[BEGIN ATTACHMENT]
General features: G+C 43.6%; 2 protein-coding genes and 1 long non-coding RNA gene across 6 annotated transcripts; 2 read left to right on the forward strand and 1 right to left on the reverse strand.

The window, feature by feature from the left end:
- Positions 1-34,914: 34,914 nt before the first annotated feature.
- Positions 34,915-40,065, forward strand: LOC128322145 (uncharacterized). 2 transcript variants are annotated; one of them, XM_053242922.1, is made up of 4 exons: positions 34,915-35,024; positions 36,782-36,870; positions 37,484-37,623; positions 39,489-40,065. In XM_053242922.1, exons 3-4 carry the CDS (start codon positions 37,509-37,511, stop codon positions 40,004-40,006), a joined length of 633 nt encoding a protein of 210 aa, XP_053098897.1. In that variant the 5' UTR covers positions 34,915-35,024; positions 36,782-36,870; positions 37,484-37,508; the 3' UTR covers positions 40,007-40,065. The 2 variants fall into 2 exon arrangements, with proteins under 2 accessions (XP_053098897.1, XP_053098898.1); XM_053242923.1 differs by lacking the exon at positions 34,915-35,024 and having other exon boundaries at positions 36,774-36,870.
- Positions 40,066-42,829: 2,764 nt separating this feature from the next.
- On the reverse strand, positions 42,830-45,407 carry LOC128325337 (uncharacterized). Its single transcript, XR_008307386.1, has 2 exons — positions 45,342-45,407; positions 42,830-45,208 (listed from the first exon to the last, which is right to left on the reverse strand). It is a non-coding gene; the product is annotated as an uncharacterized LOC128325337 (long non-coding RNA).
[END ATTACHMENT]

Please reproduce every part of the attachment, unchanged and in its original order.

General features: G+C 43.6%; 2 protein-coding genes and 1 long non-coding RNA gene across 6 annotated transcripts; 2 read left to right on the forward strand and 1 right to left on the reverse strand.

The window, feature by feature from the left end:
- Positions 1-34,914: 34,914 nt before the first annotated feature.
- Positions 34,915-40,065, forward strand: LOC128322145 (uncharacterized). 2 transcript variants are annotated; one of them, XM_053242922.1, is made up of 4 exons: positions 34,915-35,024; positions 36,782-36,870; positions 37,484-37,623; positions 39,489-40,065. In XM_053242922.1, exons 3-4 carry the CDS (start codon positions 37,509-37,511, stop codon positions 40,004-40,006), a joined length of 633 nt encoding a protein of 210 aa, XP_053098897.1. In that variant the 5' UTR covers positions 34,915-35,024; positions 36,782-36,870; positions 37,484-37,508; the 3' UTR covers positions 40,007-40,065. The 2 variants fall into 2 exon arrangements, with proteins under 2 accessions (XP_053098897.1, XP_053098898.1); XM_053242923.1 differs by lacking the exon at positions 34,915-35,024 and having other exon boundaries at positions 36,774-36,870.
- Positions 40,066-42,829: 2,764 nt separating this feature from the next.
- On the reverse strand, positions 42,830-45,407 carry LOC128325337 (uncharacterized). Its single transcript, XR_008307386.1, has 2 exons — positions 45,342-45,407; positions 42,830-45,208 (listed from the first exon to the last, which is right to left on the reverse strand). It is a non-coding gene; the product is annotated as an uncharacterized LOC128325337 (long non-coding RNA).